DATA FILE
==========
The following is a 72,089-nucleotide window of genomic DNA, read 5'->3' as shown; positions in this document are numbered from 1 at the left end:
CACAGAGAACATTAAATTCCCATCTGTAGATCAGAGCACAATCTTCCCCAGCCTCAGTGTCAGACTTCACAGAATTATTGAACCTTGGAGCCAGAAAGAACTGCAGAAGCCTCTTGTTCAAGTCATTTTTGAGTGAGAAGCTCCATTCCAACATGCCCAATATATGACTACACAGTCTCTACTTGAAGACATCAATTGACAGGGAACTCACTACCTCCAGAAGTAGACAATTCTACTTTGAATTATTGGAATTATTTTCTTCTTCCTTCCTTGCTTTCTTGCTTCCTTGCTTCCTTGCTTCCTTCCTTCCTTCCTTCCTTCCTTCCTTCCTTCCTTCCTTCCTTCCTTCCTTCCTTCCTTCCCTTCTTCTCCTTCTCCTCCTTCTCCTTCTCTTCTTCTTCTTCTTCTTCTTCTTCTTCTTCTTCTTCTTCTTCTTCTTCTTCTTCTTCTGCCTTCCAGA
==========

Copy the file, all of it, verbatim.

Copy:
The following is a 72,089-nucleotide window of genomic DNA, read 5'->3' as shown; positions in this document are numbered from 1 at the left end:
CACAGAGAACATTAAATTCCCATCTGTAGATCAGAGCACAATCTTCCCCAGCCTCAGTGTCAGACTTCACAGAATTATTGAACCTTGGAGCCAGAAAGAACTGCAGAAGCCTCTTGTTCAAGTCATTTTTGAGTGAGAAGCTCCATTCCAACATGCCCAATATATGACTACACAGTCTCTACTTGAAGACATCAATTGACAGGGAACTCACTACCTCCAGAAGTAGACAATTCTACTTTGAATTATTGGAATTATTTTCTTCTTCCTTCCTTGCTTTCTTGCTTCCTTGCTTCCTTGCTTCCTTCCTTCCTTCCTTCCTTCCTTCCTTCCTTCCTTCCTTCCTTCCTTCCTTCCTTCCTTCCCTTCTTCTCCTTCTCCTCCTTCTCCTTCTCTTCTTCTTCTTCTTCTTCTTCTTCTTCTTCTTCTTCTTCTTCTTCTTCTTCTTCTTCTGCCTTCCAGA